During 1942, the night-fighter command organisation Fliegerkorps XII abolished its Nachjagddivision for three Jagddivisionen on 1 May and by February 1943, 477 night-fighters were available from an establishment of 653, of which 330 were operational, double that of 1942, 90 per cent of which were in the west. Nearly all of the night-fighters carried Lichtenstein, an Airborne Interception radar (AI), with a maximum range of 3,000 yd (2,700 m) and a minimum range of 20 yd (18 m), sufficient to track a bomber after ground control had brought the night-fighter to within 2 mi (3.2 km). Despite the weight of the apparatus and aerodynamic penalty of its aerial array causing a loss of at least 25 mph (40 km/h) in speed, night-fighter interceptions increased to the extent that searchlight illumination was made redundant and the lights were transferred to the local FlaK units around cities. By June the Kammhuber Line had been extended southwards towards Paris and northwards to the north coast of Denmark. Kammhuber refused to allow night-fighters to roam freely but made the line more flexible, by deepening the Dunaja zone to 124 mi (200 km) either side of the Henaja to exploit the increased range of Freya and Würzburg, which created the Himmelbett system. In each sector, one Würzburg tracked the bomber and another the night-fighter until it was close enough for the crew to use its Lichtenstein AI for the attack. A zone was limited to one night-fighter but they overlapped by 50 per cent, enabling three night-fighters to operate in one area. GEE was jammed from August, limiting its usefulness to no further than the European coast. Much of the airspace of Europe remained undefended and bomber streams made all but a few night-fighters ineffective, which limited the capacity of German night defences to shoot down no more than about 6 per cent of Bomber Command sorties.[24]

88 mm FlaK battery in firing position
88 mm FlaK battery in firing position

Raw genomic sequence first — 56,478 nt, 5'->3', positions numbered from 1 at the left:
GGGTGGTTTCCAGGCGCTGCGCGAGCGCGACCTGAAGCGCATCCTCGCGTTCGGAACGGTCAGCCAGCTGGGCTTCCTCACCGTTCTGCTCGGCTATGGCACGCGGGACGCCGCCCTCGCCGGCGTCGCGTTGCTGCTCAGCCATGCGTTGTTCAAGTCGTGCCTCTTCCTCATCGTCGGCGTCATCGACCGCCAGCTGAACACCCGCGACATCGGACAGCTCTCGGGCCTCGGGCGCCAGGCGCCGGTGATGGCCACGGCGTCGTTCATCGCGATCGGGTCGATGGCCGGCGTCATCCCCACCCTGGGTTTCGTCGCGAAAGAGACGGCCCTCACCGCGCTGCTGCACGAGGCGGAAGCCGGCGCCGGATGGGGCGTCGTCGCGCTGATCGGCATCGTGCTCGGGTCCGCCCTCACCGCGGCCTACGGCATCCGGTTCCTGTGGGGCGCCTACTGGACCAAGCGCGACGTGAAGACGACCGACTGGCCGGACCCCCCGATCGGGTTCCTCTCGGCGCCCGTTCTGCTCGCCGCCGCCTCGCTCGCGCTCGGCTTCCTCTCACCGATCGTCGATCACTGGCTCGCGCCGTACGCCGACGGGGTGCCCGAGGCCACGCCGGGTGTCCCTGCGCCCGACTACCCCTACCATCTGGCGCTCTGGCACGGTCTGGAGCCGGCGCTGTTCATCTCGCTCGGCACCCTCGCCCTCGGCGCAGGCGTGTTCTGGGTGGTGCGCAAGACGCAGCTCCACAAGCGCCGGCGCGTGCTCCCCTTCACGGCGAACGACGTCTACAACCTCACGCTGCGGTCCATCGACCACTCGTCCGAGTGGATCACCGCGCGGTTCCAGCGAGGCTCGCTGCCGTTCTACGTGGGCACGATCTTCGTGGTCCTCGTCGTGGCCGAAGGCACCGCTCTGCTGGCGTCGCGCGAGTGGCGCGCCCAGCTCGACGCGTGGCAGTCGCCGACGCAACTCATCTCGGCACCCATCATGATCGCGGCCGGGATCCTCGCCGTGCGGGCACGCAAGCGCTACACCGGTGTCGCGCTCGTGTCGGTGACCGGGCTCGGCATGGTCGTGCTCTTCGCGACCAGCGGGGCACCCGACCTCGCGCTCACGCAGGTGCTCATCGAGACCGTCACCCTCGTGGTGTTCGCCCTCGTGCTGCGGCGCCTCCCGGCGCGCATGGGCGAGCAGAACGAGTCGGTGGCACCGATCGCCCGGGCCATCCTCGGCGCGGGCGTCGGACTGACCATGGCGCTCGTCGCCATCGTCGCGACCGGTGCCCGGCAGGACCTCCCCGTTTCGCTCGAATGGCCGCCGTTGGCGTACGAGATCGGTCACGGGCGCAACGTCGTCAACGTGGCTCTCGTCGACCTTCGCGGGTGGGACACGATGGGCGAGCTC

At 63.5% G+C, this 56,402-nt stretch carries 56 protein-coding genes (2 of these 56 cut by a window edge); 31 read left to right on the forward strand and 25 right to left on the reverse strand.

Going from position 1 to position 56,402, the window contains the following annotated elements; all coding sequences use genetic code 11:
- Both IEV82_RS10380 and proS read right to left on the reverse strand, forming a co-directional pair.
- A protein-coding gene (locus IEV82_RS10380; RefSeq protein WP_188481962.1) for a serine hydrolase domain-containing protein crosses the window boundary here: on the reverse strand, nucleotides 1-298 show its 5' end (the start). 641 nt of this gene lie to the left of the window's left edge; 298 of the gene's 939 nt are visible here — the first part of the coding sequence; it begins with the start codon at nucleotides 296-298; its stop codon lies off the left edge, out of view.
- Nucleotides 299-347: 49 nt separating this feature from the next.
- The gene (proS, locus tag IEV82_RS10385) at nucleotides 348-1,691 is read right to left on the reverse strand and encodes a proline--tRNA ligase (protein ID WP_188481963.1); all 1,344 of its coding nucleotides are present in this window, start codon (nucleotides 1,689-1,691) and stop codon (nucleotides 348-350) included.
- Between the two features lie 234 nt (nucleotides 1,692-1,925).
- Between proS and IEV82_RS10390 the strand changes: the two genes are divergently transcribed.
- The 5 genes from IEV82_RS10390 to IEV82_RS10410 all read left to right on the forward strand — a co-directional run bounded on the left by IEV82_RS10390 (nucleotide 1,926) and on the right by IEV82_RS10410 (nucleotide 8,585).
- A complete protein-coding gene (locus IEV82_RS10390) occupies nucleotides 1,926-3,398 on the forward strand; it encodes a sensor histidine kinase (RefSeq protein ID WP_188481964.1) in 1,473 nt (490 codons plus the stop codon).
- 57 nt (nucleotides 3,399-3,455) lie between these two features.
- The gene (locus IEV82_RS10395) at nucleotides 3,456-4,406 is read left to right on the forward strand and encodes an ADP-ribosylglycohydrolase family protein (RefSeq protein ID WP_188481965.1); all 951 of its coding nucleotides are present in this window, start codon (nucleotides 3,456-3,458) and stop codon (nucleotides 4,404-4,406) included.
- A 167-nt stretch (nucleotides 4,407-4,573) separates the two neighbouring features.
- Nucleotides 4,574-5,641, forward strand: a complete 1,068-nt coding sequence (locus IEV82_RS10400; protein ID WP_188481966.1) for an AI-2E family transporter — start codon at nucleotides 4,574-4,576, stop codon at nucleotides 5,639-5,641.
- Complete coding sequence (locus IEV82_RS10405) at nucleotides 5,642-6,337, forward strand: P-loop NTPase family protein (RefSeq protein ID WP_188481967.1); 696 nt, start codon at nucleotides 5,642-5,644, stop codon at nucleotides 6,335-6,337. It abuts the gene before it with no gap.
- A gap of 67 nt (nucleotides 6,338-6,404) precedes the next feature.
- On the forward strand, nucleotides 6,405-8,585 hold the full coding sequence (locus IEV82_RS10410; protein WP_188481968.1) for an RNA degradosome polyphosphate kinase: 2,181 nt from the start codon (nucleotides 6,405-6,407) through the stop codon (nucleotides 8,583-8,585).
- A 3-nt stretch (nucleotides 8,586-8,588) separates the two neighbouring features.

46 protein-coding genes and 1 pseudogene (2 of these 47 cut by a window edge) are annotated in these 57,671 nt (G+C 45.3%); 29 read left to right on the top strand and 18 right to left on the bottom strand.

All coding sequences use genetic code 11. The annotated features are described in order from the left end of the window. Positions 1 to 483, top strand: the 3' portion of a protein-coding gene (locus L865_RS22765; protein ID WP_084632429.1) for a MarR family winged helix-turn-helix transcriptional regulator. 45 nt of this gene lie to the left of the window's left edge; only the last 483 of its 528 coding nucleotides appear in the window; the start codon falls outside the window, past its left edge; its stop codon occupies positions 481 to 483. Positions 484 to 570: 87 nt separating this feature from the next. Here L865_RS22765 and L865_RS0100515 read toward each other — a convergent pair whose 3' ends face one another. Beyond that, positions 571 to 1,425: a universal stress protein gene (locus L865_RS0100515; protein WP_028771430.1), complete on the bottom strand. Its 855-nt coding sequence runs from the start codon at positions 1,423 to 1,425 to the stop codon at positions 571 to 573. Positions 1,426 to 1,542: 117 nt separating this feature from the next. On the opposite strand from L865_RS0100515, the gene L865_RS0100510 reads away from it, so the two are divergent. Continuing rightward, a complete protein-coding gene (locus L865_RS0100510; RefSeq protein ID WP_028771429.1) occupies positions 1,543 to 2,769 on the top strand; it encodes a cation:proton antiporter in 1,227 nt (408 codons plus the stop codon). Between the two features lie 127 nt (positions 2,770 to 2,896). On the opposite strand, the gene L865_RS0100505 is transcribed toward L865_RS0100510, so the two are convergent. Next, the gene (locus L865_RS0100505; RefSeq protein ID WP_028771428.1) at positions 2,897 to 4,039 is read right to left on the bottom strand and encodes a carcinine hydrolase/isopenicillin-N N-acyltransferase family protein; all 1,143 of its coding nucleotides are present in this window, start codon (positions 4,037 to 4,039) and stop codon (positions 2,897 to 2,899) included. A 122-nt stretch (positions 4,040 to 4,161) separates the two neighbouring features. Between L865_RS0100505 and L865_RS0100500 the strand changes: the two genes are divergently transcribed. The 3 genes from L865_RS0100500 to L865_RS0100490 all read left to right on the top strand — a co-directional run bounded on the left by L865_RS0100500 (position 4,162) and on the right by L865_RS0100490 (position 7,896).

The German night defences managed to shoot down 687 bombers in 1942, 63 per cent more than in 1941 for a loss of 97 night-fighters, 63 per cent more than in 1941 and on 10 September Fliegerkorps XII shot down its 1,000th bomber, 649 by Dunaja, 200 by Henaja, 140 by intruder operations over Britain and 11 bombers crashed after being blinded by searchlights. Night-fighters and FlaK were shooting down an average of 5.6 per cent of Bomber Command aircraft per raid by the autumn. The performance of FlaK also showed an improvement, from July to August 1942, Bomber Command reported the loss of 696 bombers, 269 thought to have been destroyed by night-fighters, 193 by FlaK and 334 loses to unknown causes; 1,394 aircraft were damaged, 153 were hit by night-fighters and 941 by FlaK. By the end of the year, the Luftwaffe had faced 77,500 night sorties, shooting down 2,859 bombers, a rate of 3.6 per cent and damaged far more. In 1940 Bomber Command lost a bomber crashed in Britain for every 32 sorties and in 1942 the rate had increased to one in twenty. To the end of 1942, the Luftwaffe had dropped 67,000 long tons (68,000 t) of bombs on Britain and the RAF had dropped 78,579 long tons (79,840 t) on Germany and 22,537 long tons (22,899 t) on the occupied territories. According to post-war research by the Allies, bombing cut German production by 0.7 to 2.5 per cent in 1942, compared to the devotion of 33 per cent of the British war economy to the bomber offensive.[25]